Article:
In the Rearview Mirror: Wendell Scott

In celebration of the 50th anniversary of Wendell Scott’s first career NASCAR start, I salute him with this look back In the Rearview Mirror.

Wendell Scott (center) was truly a NASCAR pioneer
Credit: Motorsports Images and Archives

Wendell Scott, the first African American to win a NASCAR race, is often mistaken as the first to ever attempt a NASCAR race. That honor goes to Elias Bowie, who made his only start in July 1955 competing in a Grand National race against the likes of Lee Petty and Tim Flock. Bowie finished 28th in that race, but set a mark as the first African American to complete a NASCAR-sanctioned event.

Born in Danville, Va., on Aug. 29, 1921, Wendell Oliver Scott broke the color barrier in auto racing.

Growing up, a young Wendell knew he wanted to escape from the local living of either working at a cotton mill or tobacco processing plant. He learned auto mechanics from his father, who worked as a driver and mechanic for two white families. Scott along with his sister, Guelda, were in awe of their father and his driving skills. Wendell learned his daredevil skills from his father; racing his bicycle against the white boys in the neighborhood (Scott was the only African American to have a bike).

Wendell dropped out of high school, becoming a taxi driver and than marrying his wife Mary Coles. Scott worked as a taxi driver until 1943, when he joined the United States Army, where he served until 1945.

Post war life, Wendell Scott ran an auto-repair shop by day and on the side he ran the illegal trade of transporting moonshine whiskey. Speaking of his moonshine car, Scott once said in an interview, “would do 95 in second gear, and 118 in high.” According to Scott at the time, there was no police cars in Danville that could go over 95 mph.

It was on one of these moonshine runs that Scott would get into an accident, skidding into a house, resulting in a citation from the police. Wendell received three years probation. This incident proved fortunate, when a local race promoter asked the police for the name of a black man who would be able to drive a race car for him. Scott’s name was mentioned.

Wendell Scott began his racing career in 1949, and motorsports as a whole were just beginning. Scott faced much adversity being an African American trying to race. Fans booed him and threw things at him while fellow drivers would crash him or even slash his tires. Not all the discrimination was so blatant; it often was reflected in judging discrepancies. Often Scott, despite where he finished, would be scored in last place. While racing on the short tracks, Scott won 127 races.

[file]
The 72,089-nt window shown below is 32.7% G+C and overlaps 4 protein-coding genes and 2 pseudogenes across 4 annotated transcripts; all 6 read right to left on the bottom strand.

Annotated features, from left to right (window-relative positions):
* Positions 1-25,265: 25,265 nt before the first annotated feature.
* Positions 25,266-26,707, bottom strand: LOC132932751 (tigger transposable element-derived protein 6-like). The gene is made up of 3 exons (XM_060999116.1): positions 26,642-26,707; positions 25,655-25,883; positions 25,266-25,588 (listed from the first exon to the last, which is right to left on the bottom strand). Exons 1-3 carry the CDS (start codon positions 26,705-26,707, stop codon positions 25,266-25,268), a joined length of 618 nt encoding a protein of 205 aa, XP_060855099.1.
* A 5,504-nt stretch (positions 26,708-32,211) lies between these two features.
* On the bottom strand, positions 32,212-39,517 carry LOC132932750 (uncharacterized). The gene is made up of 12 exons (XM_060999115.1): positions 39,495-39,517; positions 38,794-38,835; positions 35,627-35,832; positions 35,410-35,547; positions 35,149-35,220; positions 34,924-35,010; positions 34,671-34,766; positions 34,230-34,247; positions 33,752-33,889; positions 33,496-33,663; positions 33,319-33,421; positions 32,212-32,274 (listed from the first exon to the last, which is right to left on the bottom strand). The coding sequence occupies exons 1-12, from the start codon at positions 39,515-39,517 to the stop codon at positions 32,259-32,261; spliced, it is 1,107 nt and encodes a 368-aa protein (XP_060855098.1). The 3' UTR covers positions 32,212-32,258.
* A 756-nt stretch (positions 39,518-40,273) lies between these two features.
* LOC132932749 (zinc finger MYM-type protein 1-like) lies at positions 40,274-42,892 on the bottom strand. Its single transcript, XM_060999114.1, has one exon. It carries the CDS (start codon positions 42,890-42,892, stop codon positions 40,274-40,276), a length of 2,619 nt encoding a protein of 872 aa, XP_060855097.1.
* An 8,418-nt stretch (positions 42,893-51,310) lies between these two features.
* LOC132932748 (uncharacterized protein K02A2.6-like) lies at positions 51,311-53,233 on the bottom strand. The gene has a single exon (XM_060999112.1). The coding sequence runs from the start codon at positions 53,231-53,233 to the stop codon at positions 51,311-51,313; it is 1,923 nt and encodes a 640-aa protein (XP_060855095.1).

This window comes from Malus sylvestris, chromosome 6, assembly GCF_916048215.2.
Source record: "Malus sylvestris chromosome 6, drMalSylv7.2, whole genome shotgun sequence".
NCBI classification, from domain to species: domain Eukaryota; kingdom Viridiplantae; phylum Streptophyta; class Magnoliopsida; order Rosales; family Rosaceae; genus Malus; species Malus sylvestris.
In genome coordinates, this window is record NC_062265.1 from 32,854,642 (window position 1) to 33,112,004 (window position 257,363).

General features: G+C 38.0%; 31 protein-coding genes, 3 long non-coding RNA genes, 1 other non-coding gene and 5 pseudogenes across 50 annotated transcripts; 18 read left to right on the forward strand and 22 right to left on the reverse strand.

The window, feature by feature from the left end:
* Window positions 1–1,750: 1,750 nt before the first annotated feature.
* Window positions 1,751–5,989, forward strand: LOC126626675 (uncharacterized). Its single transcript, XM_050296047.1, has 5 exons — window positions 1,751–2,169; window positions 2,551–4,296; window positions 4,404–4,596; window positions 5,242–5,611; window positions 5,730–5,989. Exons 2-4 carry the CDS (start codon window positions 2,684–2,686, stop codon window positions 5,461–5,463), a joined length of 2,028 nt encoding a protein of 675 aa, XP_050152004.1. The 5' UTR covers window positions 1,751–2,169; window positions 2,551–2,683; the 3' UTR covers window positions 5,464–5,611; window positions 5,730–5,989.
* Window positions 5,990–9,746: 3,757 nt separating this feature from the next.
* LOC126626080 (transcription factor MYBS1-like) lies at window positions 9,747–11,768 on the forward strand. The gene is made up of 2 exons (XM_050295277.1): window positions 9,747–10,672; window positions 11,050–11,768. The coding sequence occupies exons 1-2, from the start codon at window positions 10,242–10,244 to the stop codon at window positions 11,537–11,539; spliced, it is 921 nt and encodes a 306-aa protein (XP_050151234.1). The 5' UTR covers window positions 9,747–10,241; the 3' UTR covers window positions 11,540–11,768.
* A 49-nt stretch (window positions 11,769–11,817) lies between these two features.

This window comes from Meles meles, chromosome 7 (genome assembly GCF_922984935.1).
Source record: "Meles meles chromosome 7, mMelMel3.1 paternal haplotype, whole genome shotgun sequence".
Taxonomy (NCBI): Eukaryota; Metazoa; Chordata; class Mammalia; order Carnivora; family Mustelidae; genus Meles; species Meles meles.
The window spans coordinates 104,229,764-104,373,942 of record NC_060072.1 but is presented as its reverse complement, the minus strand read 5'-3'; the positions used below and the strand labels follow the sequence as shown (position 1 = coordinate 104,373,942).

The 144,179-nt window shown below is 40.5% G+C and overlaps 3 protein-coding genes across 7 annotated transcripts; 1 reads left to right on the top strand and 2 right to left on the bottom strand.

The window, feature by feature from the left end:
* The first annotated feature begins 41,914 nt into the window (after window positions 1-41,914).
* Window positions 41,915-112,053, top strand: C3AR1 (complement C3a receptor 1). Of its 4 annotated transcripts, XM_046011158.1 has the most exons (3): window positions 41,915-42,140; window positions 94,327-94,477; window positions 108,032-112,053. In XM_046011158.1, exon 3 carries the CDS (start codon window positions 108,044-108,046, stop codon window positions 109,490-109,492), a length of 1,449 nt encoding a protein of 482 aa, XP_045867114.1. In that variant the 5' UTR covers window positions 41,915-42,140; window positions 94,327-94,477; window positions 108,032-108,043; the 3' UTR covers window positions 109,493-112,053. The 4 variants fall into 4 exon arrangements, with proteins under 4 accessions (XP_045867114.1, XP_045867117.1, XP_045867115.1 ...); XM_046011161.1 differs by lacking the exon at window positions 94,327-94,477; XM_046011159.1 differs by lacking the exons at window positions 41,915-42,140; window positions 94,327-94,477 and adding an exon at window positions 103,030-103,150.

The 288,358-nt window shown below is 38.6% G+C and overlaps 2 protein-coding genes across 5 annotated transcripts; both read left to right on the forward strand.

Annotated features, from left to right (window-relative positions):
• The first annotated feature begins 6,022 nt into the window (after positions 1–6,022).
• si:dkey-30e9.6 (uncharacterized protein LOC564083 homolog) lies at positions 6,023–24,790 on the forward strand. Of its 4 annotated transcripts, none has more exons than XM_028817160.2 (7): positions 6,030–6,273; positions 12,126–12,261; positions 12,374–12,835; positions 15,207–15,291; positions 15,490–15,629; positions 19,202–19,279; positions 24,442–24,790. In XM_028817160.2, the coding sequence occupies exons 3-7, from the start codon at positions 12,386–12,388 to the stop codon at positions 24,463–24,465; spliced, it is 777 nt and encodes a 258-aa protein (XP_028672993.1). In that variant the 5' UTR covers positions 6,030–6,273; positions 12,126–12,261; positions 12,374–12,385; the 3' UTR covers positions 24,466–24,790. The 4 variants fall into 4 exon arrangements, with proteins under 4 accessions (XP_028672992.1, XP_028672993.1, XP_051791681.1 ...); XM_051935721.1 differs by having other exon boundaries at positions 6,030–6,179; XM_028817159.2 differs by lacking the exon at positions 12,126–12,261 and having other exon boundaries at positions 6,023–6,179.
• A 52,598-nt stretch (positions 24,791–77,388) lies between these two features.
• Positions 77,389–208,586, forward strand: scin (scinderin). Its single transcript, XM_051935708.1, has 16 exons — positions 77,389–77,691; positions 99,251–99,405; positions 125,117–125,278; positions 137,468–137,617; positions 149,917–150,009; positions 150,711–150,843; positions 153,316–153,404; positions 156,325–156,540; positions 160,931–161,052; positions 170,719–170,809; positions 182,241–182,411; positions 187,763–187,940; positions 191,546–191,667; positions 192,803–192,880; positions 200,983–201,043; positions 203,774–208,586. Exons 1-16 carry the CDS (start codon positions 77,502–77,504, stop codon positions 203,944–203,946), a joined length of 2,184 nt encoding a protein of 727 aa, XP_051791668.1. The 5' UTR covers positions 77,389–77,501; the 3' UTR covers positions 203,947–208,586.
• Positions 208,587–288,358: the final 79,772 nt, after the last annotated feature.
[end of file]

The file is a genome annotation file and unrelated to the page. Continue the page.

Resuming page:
In 1961, Scott made the jump to the elite form of racing, the Grand Nationals, which is now the Sprint Cup Series. Wendell Scott’s crowning glory came on Dec. 1, 1963, when competing at Speedway Park in Jacksonville, Fla. Scott, driving a Chevrolet Bel Air that he purchased from Ned Jarrett, had won the race with Buck Baker finishing second. Officials signaled Baker as the race winner though Scott clearly finished ahead of him. Scott did protest the results, and after review days later was declared the race winner. Many attribute this to not wanting an African American race winner to kiss a white trophy queen in victory lane.

Wendell Scott continued to drive and in his career had one win and 147 top-10 finishes. Scott retired from racing in 1973, returning to his familiar roots of running an auto garage.

The life and legacy of Wendell Scott is still seen today. Movies were made depicting his story, such "Greased Lighting" starring Richard Pryor, which was loosely based on his biography. The biography "Hard Driving: The Wendell Scott Story" is just one of the numerous salutes to Scott.

Wendell Scott passed away on Dec. 24, 1990 after battling spinal cancer. One month after his death, the Virginia Senate passed a resolution to mourn his passing and honor his accomplishments. They noted him as being a “trailblazing sportsman and a man of skill, dedication, and perseverance."

This past weekend in Las Vegas, NASCAR honored the 50th anniversary of Wendell Scott’s first career NASCAR start with a decal on the cars. Below is the decal.

*Credit to Rebecca Gladden @nscrwriter for the info on Elias Bowie. Read her article at
In the Rearview Mirror: Wendell Scott In the Rearview Mirror: Wendell Scott Reviewed by Unknown on Wednesday, March 09, 2011 Rating: 5